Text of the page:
Tonight I browsed some popular e-book platforms while pretending to be a random consumer who might somehow stumble upon an e-book by me.

The short version of what happened was that I wound up finding many titles that were of the trashy variety, as in filthy rubbish that gives the romance genre a bad name. There were also plenty of non-romance e-books floating around that were clearly not worth reading.

So, I couldn’t help but think, if I offer a free e-book to the world, will it just float around on a trash heap of a million books, forever to be associated with refuse?

It very well could, which means I likely won’t sell any of my self-published e-books unless I tell some people about them directly, but I only know so many people and I don’t want to be that friend who is always pitching his book.

I am pretty well convinced the only e-books selling to random browsers are the featured best-seller variety with awesome covers and recommendations from other best-selling authors.

A road block

Today I surfed the web and landed on an independent author’s website. I clicked around until I found a link to her book for sale on Amazon and then I stopped.

This caused me to ponder an interesting idea in the world of self-publishing and internet promotion. This author had links to everything she could possibly need, like Twitter, Goodreads and Facebook pages, but when it came time to link to the one thing I could pay her for, the inconvenience of Kindle is what stopped me.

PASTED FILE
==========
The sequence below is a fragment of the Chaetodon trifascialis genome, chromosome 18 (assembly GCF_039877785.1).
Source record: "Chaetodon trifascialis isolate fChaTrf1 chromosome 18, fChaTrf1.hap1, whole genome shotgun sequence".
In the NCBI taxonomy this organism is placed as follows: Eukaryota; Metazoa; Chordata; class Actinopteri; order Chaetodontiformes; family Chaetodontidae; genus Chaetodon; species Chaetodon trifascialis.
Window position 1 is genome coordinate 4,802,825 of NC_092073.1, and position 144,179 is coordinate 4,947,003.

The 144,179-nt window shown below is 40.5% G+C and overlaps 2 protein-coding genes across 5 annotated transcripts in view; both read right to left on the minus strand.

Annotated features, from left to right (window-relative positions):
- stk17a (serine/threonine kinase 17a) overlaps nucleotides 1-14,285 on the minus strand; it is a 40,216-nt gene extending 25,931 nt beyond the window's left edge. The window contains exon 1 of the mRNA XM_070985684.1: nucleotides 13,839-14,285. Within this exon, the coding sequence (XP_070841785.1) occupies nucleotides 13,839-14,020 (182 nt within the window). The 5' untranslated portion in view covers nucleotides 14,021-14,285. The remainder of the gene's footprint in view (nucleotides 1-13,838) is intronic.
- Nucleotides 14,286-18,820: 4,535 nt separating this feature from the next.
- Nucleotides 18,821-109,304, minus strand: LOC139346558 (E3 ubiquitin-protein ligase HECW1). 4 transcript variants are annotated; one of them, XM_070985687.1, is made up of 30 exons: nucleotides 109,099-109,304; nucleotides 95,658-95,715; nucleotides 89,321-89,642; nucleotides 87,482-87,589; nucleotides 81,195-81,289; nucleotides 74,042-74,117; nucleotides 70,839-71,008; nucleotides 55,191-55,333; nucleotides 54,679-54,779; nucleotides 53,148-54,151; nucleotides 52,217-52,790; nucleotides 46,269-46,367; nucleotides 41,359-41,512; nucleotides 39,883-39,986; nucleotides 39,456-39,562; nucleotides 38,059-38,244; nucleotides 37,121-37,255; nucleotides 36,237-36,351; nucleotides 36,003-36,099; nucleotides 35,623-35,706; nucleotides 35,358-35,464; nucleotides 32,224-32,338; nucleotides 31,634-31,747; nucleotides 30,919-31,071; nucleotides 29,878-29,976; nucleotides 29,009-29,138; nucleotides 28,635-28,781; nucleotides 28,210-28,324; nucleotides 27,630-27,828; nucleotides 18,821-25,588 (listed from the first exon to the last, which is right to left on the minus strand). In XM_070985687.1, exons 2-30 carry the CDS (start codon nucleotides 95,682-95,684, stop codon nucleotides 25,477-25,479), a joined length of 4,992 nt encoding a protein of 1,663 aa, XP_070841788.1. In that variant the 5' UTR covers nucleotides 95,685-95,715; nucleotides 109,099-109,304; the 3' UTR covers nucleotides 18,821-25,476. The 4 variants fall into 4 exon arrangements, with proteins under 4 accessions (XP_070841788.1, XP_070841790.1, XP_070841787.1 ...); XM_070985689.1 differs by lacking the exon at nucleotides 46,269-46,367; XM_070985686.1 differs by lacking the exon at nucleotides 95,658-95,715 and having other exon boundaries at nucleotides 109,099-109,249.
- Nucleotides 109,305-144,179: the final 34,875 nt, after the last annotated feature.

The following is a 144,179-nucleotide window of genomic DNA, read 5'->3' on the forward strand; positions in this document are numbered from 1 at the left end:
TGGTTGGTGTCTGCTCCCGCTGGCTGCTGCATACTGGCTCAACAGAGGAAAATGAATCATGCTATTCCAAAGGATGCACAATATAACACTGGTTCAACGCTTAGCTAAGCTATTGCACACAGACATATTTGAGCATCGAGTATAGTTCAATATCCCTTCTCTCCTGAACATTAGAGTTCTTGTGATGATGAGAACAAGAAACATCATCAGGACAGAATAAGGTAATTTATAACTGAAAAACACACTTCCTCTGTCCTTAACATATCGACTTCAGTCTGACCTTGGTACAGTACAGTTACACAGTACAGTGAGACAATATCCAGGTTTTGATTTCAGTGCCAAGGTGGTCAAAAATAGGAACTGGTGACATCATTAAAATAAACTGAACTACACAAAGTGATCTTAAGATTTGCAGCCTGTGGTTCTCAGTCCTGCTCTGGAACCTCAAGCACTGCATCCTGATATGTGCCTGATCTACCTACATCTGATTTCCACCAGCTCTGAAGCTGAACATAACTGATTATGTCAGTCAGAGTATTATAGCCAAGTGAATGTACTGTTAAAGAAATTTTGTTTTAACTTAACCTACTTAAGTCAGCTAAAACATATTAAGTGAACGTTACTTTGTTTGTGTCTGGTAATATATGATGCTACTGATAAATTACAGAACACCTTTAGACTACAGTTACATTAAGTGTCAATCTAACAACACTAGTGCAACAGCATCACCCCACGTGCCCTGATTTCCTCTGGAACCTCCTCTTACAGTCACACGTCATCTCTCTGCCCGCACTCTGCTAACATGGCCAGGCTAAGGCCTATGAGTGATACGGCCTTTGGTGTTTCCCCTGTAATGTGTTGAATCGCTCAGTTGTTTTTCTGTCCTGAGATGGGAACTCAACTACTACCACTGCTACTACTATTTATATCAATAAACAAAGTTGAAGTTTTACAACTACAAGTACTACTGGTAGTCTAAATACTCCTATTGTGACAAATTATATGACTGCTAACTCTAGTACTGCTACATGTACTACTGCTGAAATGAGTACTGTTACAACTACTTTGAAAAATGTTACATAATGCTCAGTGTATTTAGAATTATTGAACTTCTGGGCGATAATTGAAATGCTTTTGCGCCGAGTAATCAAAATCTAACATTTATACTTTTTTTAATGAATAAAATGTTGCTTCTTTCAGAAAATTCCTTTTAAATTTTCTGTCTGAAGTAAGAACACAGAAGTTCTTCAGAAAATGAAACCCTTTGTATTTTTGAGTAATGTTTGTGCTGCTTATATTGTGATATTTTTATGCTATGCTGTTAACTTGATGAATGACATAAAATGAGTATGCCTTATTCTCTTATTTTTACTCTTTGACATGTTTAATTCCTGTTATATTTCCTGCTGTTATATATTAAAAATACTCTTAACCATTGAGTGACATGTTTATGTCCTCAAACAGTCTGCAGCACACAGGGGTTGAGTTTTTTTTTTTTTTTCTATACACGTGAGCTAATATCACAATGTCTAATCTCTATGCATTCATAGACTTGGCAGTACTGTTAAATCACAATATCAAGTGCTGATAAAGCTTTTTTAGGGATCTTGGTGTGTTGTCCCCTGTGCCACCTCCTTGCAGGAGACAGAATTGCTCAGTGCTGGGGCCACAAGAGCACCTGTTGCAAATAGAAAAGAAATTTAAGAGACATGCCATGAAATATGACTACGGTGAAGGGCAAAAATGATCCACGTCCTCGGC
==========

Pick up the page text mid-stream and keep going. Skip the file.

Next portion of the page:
I didn’t care about the price of the book, which was short enough to read in a weekend with ease. It was the having to stop surfing and buy a book that I could only read on a kindle app or kindle that ultimately slowed me down. If the writer had a story available to start reading on the internet, I probably would have continued.

As of now, selling e-books is pretty much the only way to charge actual money for one’s writing. Paywalls on the web don’t work; I’ve tried.

When I am in the mood to read, I sometimes do so on a kindle, but usually browse the books I find on the kindle menus, which means I am unlikely to find independent authors to read. I guess what I’m saying is, as a consumer, I found that following a link to an e-book selling point didn’t work on me. It didn’t make me want to buy the book or even consider doing so.

As an independent writer, I always imagined how cool it would be to enable someone to buy my book by simply linking them to it on the internet. Now I see it really isn’t so cool and is ineffective.